The White Pages, by Bobbe White written for wtad.com 1/12/17
Just Say, “Throw!”
Have you heard of The Minimalist Game? The game is designed to help those of us with organized hoarding habits, to unburden our homes of extra stuff. It exhausts me to think about it, but I’m playing and found a friend on Facebook, Marianne Schmitt, who has joined me, so that we can be accountability buddies during the festivities. First, I watched the documentary, The Minimalists, as recommended by my daughter. Then, I found their website, with regular podcasts, books and blogs, oh my! All designed to help People Like Us (PLU) who have a tendency to keep and heap. Here’s how the game is played for a month. I started 1/1/17, but you can start whenever you like. On day 1, you get rid of one item you don’t need, wear or want. On day 2, two things. I’m on day 12, because it’s the 12th, obviously, and that’s right, I must shed 12 things. So far, I’ve been a good player and student of the game, but, it’s going to get harder. Today I threw out two broken baby gates, a gallon of Elmer’s glue, four books and five flip flops. This is kind of like the “Twelve Days of Christmas” in reverse and with giving, not getting one thing from your true love. To the giver, whatever you pitch should have no value to him or her anymore.
Another thing about PLU: this is not an easy game, as it moves into double-digit-getting-rid-of-crap-days. However, I keep surprising myself that there actually IS that much worthless stuff in this house! Sad, but true. If I must say so myself, it’s a little bit exhilarating and very satisfying.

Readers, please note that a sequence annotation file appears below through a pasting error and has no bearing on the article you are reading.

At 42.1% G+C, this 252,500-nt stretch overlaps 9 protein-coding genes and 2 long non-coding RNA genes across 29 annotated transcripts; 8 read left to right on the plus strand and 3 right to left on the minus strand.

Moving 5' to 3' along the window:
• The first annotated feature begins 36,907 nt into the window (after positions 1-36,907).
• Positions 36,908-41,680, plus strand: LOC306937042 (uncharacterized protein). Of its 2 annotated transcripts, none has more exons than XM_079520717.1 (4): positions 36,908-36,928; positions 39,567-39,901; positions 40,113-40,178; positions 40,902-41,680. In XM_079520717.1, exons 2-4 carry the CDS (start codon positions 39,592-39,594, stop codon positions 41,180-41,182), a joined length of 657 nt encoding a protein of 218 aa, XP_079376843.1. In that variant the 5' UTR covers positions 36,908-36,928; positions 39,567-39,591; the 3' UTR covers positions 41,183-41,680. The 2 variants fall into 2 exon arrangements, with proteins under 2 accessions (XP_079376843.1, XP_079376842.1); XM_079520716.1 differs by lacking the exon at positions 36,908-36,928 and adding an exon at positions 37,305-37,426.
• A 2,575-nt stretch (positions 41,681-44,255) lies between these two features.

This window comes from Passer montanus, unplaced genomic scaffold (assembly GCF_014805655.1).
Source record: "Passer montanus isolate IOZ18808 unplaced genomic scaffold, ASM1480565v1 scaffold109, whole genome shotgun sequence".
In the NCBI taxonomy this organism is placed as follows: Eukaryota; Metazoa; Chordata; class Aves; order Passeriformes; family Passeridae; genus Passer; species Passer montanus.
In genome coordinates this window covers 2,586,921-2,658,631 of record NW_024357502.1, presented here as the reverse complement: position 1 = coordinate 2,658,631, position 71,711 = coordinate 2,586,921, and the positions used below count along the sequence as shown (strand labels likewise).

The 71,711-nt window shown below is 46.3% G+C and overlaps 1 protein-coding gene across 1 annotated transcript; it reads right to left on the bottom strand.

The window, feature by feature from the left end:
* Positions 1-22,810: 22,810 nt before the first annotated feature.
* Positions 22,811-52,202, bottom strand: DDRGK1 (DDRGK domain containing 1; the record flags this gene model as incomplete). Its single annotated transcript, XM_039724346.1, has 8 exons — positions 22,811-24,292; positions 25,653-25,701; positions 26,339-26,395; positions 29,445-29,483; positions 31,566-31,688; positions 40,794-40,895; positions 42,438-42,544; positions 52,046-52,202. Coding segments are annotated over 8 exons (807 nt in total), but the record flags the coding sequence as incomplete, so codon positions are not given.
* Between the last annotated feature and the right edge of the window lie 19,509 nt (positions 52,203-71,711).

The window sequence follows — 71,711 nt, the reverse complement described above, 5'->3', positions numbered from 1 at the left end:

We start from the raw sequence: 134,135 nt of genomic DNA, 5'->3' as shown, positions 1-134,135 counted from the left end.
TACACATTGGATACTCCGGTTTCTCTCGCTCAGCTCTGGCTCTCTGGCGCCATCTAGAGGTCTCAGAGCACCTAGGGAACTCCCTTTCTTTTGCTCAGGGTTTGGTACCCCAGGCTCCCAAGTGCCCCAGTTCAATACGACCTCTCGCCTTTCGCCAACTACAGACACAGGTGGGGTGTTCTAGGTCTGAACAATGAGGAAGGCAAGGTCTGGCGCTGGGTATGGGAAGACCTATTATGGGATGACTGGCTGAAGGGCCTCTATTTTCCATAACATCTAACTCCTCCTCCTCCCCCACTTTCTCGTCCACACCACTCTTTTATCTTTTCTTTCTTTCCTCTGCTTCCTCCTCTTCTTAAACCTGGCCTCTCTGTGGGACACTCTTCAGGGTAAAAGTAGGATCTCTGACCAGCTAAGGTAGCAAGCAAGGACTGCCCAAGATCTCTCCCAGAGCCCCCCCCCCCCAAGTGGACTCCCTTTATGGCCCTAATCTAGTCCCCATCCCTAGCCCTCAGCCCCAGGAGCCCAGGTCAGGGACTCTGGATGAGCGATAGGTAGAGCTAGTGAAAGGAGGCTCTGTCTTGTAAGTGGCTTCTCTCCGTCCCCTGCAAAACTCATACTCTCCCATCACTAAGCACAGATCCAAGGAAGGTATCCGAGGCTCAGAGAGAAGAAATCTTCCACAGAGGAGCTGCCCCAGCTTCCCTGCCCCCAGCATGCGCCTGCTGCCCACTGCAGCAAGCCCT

One more point of the game that makes it challenging: PLU find it hard to purge anything, no matter how worthless it is. There are two main reasons for this: (1) we’ve developed a bond over the years with our stuff and (2) the four toxic words of garbage giving: “I might need it!” No you won’t.
If it were nicer weather, I’d put all this stuff outside for a free garage sale. But it’s winter, so for now, I will find homes for some of the items, and the rest will be in my car for a daily drop at the Salvation Army. It’s the best service ever! You pull in and double doors
automatically open, a volunteer comes out with a grocery cart and happily hauls your hoards of stuff away. Just. Like. That. It’s a lot like the dry cleaners, except you don’t have to go back to pick up your order. You’d better not! If you follow the rules and I did the math right, after 31 days, you’ll have trashed 487 items! Happy purging, my minimalists! (theminimalists.com)
Exhibit A: contents from one (1!) closet
For more information, check out the minimalists.com.